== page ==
During the holidays I took some time off and traveled home to New Jersey to catch up with some family and friends. Shockingly enough- cliche aside, I got into some interesting conversations. One conversation was with my future brother-in-law and my brother (father of a twelve year old baseball player) about the schedule of youth baseball and topic of overuse and training. And more importantly: the balance.
My brother-in-law, Rob Blanc, is a former collegiate and professional pitcher, as well as licensed nutritionist and trainer (NASM CPT-PES-FNS). He is currently a strength and pitching development specialist as well as Division II Pitching coach at Post University. I asked him to summarize his opinions from the conversation because I thought it was pretty insightful and extremely valuable. Enjoy…
With the extreme rise of early sport specialization in youth athletics today, players and coaches, simply put, need to start to figure it out in regards to player development. To be completely honest and putting it extremely blunt, we have had the game plan regarding player development at the youth and high school levels absolutely ass backwards. Outrageous ideologies such as “Baseball Players Shouldn’t Lift” or “Velocity Doesn’t Matter” are still around but are slowly but surely on their way out.
My struggles throughout my career- countless injuries and being “domed up” for years at a time, shaped my view of baseball development in today’s game in a big way. As baseball players, a high percentage of general & sport specific skill is developed OFF THE FIELD. It absolutely blows my mind that the primary focus of youth and high school programs honestly believe that the best avenue to instill progression of skill in athletes is through playing more games.
We are blessed to be apart of the biggest shift in baseball training methodologies in history, with information at the tip of our fingers from blogs, social media, conventions, and development driven certifications in all aspects of player development.
For all the coaches out there, please do yourself and your players a favor and pay attention to the following…you can thank me later.
One of the most underutilized parts player development needs to become a priority. Essential recovery methods include but are not limited to: Sleep, Manual Therapy, Chiropractic Services, Low Intensity Strength Programming, Functional Mobility Protocols, Sport Specific Ballistic Training Methods, and so many others. News Flash: It doesn’t make your kid soft if you preach taking days off from his little league + travel + lesson schedule….scholarships aren’t handed out to 12 year olds.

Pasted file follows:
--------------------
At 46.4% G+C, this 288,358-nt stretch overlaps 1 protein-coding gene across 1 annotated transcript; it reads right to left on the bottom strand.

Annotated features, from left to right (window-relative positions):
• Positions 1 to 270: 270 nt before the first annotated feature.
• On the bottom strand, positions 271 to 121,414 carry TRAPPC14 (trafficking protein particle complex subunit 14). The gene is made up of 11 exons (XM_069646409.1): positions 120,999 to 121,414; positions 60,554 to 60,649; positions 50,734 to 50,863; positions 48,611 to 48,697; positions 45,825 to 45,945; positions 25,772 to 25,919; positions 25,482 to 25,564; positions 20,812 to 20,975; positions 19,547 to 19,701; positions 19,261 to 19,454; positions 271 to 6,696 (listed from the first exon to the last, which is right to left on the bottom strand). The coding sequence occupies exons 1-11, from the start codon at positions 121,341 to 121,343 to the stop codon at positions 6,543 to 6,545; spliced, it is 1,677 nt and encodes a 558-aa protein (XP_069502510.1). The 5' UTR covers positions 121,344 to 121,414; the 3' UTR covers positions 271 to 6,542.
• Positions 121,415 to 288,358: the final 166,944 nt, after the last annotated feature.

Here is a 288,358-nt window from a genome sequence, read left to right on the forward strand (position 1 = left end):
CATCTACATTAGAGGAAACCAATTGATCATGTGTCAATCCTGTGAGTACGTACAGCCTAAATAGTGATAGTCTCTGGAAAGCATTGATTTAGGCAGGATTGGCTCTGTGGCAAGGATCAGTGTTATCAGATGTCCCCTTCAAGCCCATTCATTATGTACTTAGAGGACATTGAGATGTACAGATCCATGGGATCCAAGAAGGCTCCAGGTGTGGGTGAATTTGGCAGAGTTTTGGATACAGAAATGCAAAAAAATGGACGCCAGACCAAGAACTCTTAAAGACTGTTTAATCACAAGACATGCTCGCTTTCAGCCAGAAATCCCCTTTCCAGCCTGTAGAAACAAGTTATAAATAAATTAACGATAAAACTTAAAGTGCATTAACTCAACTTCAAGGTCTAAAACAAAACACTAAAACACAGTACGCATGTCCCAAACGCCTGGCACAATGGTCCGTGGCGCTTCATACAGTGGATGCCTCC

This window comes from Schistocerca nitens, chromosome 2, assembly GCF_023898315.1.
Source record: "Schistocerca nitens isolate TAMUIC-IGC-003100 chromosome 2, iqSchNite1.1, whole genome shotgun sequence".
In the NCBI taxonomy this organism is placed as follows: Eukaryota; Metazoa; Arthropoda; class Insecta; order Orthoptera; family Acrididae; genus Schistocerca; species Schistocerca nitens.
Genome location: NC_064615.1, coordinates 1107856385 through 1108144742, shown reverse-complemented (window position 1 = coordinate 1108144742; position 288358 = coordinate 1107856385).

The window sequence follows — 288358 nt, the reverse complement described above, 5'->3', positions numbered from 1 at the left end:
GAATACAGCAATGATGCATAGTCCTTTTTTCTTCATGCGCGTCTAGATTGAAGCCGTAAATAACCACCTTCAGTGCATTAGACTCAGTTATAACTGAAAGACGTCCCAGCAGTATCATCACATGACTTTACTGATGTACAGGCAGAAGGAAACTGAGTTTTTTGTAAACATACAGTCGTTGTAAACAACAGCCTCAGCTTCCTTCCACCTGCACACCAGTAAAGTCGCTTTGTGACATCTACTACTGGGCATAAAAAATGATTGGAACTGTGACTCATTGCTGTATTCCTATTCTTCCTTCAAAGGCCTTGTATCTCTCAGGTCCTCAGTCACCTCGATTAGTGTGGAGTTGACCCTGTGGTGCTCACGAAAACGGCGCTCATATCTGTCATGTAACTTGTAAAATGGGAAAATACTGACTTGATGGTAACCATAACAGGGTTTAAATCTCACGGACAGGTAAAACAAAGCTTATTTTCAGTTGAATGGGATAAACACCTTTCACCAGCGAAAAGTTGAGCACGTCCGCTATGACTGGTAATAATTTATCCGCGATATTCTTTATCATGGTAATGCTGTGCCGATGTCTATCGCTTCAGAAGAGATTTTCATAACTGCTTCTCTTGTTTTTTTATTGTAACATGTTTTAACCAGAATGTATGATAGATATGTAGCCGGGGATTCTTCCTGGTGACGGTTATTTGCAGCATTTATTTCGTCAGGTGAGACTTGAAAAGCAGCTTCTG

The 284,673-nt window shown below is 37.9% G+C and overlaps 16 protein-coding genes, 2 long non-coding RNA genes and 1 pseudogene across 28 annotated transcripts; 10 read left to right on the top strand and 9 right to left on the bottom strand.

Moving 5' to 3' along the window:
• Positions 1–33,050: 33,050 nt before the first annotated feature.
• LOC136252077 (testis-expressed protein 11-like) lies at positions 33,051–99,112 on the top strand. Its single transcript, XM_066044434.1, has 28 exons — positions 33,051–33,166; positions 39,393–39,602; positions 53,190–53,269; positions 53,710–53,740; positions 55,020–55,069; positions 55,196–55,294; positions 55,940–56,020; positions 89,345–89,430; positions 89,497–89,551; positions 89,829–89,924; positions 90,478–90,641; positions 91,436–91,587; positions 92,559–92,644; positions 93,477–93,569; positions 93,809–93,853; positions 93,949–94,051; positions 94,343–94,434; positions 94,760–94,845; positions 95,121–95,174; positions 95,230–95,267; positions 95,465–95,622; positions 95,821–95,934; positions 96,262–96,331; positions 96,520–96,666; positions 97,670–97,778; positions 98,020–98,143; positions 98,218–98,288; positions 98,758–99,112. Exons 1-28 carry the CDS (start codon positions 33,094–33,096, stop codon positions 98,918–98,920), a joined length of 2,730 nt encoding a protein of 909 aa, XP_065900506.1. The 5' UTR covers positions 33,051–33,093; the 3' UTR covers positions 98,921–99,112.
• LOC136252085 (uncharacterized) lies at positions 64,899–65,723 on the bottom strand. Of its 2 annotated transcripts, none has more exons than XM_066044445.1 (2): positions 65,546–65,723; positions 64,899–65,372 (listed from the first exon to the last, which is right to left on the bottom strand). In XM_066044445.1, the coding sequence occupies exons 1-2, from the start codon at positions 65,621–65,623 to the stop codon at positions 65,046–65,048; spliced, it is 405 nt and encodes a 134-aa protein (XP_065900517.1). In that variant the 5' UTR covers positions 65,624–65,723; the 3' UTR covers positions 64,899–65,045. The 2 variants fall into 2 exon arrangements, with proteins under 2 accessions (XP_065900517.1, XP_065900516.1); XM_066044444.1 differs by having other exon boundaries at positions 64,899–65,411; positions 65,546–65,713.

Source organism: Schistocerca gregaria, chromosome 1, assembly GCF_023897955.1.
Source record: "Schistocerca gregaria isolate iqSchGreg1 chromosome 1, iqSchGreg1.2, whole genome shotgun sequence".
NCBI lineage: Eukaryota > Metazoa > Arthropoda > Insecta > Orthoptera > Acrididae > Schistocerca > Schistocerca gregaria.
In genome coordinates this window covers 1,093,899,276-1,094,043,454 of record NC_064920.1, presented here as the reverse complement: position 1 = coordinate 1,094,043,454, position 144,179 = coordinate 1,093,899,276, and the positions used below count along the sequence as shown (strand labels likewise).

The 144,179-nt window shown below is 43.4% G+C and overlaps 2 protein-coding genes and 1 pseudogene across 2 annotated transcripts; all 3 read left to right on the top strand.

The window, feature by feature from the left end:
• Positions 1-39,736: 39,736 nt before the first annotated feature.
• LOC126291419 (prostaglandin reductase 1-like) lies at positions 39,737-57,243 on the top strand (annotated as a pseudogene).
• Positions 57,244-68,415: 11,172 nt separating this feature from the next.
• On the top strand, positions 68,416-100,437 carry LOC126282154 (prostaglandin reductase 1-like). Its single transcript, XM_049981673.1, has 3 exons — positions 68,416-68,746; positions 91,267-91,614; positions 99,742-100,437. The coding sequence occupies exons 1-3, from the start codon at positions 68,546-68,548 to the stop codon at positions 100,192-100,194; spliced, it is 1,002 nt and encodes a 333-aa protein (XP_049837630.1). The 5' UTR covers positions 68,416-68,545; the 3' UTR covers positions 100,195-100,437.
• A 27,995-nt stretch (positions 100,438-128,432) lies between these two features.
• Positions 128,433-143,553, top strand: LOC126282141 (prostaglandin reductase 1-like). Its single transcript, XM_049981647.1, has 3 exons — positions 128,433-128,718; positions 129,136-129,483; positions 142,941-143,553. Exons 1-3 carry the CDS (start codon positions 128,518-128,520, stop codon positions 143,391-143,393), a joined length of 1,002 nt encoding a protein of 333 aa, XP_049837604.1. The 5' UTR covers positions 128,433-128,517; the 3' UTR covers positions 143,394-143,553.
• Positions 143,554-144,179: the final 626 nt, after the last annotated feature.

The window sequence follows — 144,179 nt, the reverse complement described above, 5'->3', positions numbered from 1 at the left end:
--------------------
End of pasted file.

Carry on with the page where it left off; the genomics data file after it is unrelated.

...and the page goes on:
Youth athletes simply do not take in enough calories or macronutrients to instill proper physiological recovery, inhibiting the ability to add weight and decrease injury risk. There is a direct correlation between body mass and improved force production + reduced stress on ligaments/tendons. Especially in youth and even high school sports, make it a priority to increase nutrient intake, or better yet connect with a nutrition professional and get on a plan or at least get educated.
See Related: BioHacking- WHAT THE HELL IS THAT?
Strength & Conditioning
The absolute biggest part of development that is overlooked, getting strong. At the youth levels of the game, creating levels of proprioception (limb control) is essential to long term development down the road, especially with the rise of sedentary lifestyles across the globe. No… young athletes do not need to hop in a weight room and just throw up some weight, relax! Lets create better “movers” with minimal joint dysfunction through movement and decrease injuries on a large scale. Find yourself a qualified professional in the strength and conditioning field- it is truly the best investment you can make in player development.
New Age Training
From ballistic training protocols to the implementation of data driven technology, we are witnessing a drastic change in the sport of baseball. From high speed slow motion cameras to Hittrax and Rapsodo Pitching + Hitting systems, using subjective information as a primary source of training is now a thing of the past. Let’s be real, we all do not have the access to these revolutionary pieces of tech, but in the world today, a vast majority of us have access to smart phone equipped with slow motion video technology. Take advantage of video technology today, tape everything, cut it up and dedicate entire training sessions to reviewing video rather than taking the time you do have with an athlete and talk their ear off. Visual representation is essential to instill change and impact development.
As coaches we are all learning, no one among us knows absolutely everything about any part of baseball training, simple facts. With that in mind, take a moment to think about what you would want in a coach. Did they play at a high level? Do they have experience with specific training methods? What field related educational background do they have? What experience do they have in coaching and player development? Reputation, good/bad? These are basic questions that SHOULD go through your mind when seeking out resources in baseball player development, do your research!
This is just a brief look into the extensive world of player development; a simple guide to navigate your way through in the pursuit of performance enhancement at any level of the game. Let me leave with with these super simple concepts:
PLAY LESS…TRAIN MORE.
DO YOUR RESEARCH, AND ASK QUESTIONS.
About the author: Rob Blanc is a former professional baseball player; he is National Academy of Sports Medicine certified CPT, PES, FNS. Rob specializes in baseball throwing development and athletic performance.
With any questions, concerns, or to work remotely with Rob Blanc please feel free to reach out to him: